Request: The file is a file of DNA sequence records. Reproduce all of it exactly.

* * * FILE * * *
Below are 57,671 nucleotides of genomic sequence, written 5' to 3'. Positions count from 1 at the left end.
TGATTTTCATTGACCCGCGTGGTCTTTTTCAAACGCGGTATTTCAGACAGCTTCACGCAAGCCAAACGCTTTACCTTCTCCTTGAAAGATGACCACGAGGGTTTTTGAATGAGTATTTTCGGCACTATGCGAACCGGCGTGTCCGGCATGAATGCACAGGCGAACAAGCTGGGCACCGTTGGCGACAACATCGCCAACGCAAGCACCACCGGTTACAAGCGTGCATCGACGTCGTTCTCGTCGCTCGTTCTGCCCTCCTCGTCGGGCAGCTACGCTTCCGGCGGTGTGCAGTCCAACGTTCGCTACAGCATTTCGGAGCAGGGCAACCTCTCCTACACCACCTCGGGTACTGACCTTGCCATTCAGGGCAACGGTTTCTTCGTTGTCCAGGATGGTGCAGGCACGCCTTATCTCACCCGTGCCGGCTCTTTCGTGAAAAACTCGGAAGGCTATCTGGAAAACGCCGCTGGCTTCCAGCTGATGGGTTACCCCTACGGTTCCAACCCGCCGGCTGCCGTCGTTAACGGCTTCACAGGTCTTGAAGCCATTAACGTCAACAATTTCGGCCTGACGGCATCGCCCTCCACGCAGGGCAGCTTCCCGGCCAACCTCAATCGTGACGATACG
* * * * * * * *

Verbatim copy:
Below are 57,671 nucleotides of genomic sequence, written 5' to 3'. Positions count from 1 at the left end.
TGATTTTCATTGACCCGCGTGGTCTTTTTCAAACGCGGTATTTCAGACAGCTTCACGCAAGCCAAACGCTTTACCTTCTCCTTGAAAGATGACCACGAGGGTTTTTGAATGAGTATTTTCGGCACTATGCGAACCGGCGTGTCCGGCATGAATGCACAGGCGAACAAGCTGGGCACCGTTGGCGACAACATCGCCAACGCAAGCACCACCGGTTACAAGCGTGCATCGACGTCGTTCTCGTCGCTCGTTCTGCCCTCCTCGTCGGGCAGCTACGCTTCCGGCGGTGTGCAGTCCAACGTTCGCTACAGCATTTCGGAGCAGGGCAACCTCTCCTACACCACCTCGGGTACTGACCTTGCCATTCAGGGCAACGGTTTCTTCGTTGTCCAGGATGGTGCAGGCACGCCTTATCTCACCCGTGCCGGCTCTTTCGTGAAAAACTCGGAAGGCTATCTGGAAAACGCCGCTGGCTTCCAGCTGATGGGTTACCCCTACGGTTCCAACCCGCCGGCTGCCGTCGTTAACGGCTTCACAGGTCTTGAAGCCATTAACGTCAACAATTTCGGCCTGACGGCATCGCCCTCCACGCAGGGCAGCTTCCCGGCCAACCTCAATCGTGACGATACG